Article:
Democratic Alliance (DA) leader Helen Zille speaks during an interview with Reuters in Johannesburg November 2, 2012. South Africa's ruling party will fracture before the decade is out, pulled apart by tension between big business and labour that was laid bare by three months of mining unrest, opposition leader Zille said. In an interview with Reuters, Zille said the unprecedented mining turmoil, including the police killing of 34 strikers at Lonmin's Marikana platinum mine in August, had exposed unsustainable contradictions in Nelson Mandela's 100-year-old African National Congress. Picture taken November 2, 2012. REUTERS/Siphiwe Sibeko (SOUTH AFRICA - Tags: BUSINESS POLITICS HEADSHOT)




Western Cape - Almost 80 percent of senior staff in the Western Cape are categorised as black, premier Helen Zille said on Wednesday, rebutting ANC claims of a racial "purge" in the province.



She said blacks, coloureds and Indians made up 39,276 of the 50,521 staff members who were in top or senior management, were professionally qualified or skilled technicians.



She was responding to allegations by the provincial African National Congress that the government was "purging" itself of its black staff.



MPL and former premier Lynne Brown said on Wednesday that Zille was pursuing a "refugee agenda".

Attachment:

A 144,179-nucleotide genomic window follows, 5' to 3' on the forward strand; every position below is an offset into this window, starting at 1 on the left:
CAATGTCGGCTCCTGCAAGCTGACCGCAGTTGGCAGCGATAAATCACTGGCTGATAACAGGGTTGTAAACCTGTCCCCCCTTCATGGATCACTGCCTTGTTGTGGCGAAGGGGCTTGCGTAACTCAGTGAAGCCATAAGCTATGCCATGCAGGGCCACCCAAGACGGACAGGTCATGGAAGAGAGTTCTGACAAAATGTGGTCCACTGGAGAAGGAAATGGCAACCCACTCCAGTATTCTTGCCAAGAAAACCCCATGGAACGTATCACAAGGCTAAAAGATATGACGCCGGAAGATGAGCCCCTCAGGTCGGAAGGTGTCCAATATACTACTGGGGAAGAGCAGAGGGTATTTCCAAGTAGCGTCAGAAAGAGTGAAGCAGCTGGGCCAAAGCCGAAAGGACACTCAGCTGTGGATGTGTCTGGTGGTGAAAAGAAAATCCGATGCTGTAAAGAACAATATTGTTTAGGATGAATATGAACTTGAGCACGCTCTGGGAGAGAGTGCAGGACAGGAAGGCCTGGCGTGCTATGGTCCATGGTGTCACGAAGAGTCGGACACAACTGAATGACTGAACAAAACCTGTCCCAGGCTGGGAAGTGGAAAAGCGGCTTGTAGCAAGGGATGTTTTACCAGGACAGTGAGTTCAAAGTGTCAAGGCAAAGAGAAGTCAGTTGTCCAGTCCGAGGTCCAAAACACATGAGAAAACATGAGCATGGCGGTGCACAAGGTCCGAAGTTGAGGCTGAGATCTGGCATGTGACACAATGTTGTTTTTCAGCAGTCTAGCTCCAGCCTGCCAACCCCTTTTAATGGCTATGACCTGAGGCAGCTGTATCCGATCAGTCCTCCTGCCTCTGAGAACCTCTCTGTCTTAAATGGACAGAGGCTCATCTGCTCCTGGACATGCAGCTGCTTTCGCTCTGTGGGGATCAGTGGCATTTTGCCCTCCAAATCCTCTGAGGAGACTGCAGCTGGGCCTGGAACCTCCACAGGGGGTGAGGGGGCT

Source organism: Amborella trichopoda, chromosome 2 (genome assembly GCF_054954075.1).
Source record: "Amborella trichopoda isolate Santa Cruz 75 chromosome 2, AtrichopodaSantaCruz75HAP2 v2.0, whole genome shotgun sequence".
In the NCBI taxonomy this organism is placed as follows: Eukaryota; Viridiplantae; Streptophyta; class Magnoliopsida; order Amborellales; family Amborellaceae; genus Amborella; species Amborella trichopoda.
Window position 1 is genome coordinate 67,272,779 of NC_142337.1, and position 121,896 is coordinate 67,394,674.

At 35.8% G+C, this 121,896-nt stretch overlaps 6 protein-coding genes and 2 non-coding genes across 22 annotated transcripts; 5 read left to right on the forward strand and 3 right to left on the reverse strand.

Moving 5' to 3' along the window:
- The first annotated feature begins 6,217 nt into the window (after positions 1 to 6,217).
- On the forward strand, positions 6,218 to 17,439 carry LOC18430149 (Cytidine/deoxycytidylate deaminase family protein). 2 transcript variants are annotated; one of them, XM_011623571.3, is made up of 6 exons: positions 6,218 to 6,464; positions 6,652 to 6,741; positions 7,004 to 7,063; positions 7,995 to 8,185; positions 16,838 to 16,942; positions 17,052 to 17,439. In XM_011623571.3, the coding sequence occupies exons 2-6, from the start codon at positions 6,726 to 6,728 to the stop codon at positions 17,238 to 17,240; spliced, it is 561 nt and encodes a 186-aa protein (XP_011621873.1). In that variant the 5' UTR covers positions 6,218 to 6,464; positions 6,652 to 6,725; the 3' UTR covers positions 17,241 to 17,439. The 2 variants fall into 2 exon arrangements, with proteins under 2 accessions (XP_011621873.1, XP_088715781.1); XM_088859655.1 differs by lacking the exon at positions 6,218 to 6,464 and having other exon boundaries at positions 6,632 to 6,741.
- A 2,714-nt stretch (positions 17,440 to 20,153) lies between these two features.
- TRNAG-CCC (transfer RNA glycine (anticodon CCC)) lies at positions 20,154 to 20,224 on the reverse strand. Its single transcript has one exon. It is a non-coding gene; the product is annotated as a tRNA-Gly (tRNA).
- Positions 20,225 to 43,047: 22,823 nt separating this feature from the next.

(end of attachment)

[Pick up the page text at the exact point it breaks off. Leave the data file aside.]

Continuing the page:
Brown could not give figures of those she claimed were affected, but said "many" staff members were in various stages of progress at the Commission for Conciliation, Mediation and Arbitration (CCMA).



Zille rubbished these claims.



"Lynne Brown's claims of a 'purge' of black people from the Western Cape government is complete nonsense. We note that she failed to give a single specific example, and therefore this claim is not worthy of attention."



She said the government had met its employment equity target for black women in the four top employment categories, and was apparently "over-represented" with coloured women.



Brown had alleged that staff were being purged because of procedural matters and not because they could not do their jobs.



Zille said the statistics showed that 65 percent of employees who had exited the public service had resigned, 15 percent had retired, seven percent had died, five percent had absconded or been dismissed, and the rest had been transferred.



"Lynne Brown needs to get a firm grasp of the facts first before making wild and unfounded accusations," Zille said.



"If she wishes to make a useful contribution to improving the state of the province, she should lobby her party in national government to start implementing the National Development Plan immediately." - Sapa